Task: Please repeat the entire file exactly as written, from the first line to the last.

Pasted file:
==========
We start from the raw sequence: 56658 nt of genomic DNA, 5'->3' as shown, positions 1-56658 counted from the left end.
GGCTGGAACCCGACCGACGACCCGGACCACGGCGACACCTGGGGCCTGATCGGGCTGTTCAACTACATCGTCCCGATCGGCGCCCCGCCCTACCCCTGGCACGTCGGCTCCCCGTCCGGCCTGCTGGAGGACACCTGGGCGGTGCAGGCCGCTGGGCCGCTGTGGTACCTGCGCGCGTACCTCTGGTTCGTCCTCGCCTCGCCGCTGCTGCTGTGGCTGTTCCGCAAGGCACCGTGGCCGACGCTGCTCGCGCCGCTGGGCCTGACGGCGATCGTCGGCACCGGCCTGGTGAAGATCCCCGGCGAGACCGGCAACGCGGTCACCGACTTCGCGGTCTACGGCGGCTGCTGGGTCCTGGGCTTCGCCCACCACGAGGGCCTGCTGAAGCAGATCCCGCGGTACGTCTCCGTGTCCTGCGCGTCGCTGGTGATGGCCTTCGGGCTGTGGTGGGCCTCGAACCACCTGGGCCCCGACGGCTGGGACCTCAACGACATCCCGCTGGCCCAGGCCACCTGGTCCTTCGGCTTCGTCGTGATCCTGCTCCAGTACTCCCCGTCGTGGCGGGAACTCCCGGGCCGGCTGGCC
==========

We start from the raw sequence: 56658 nt of genomic DNA, 5'->3' as shown, positions 1-56658 counted from the left end.
GGCTGGAACCCGACCGACGACCCGGACCACGGCGACACCTGGGGCCTGATCGGGCTGTTCAACTACATCGTCCCGATCGGCGCCCCGCCCTACCCCTGGCACGTCGGCTCCCCGTCCGGCCTGCTGGAGGACACCTGGGCGGTGCAGGCCGCTGGGCCGCTGTGGTACCTGCGCGCGTACCTCTGGTTCGTCCTCGCCTCGCCGCTGCTGCTGTGGCTGTTCCGCAAGGCACCGTGGCCGACGCTGCTCGCGCCGCTGGGCCTGACGGCGATCGTCGGCACCGGCCTGGTGAAGATCCCCGGCGAGACCGGCAACGCGGTCACCGACTTCGCGGTCTACGGCGGCTGCTGGGTCCTGGGCTTCGCCCACCACGAGGGCCTGCTGAAGCAGATCCCGCGGTACGTCTCCGTGTCCTGCGCGTCGCTGGTGATGGCCTTCGGGCTGTGGTGGGCCTCGAACCACCTGGGCCCCGACGGCTGGGACCTCAACGACATCCCGCTGGCCCAGGCCACCTGGTCCTTCGGCTTCGTCGTGATCCTGCTCCAGTACTCCCCGTCGTGGCGGGAACTCCCGGGCCGGCTGGCC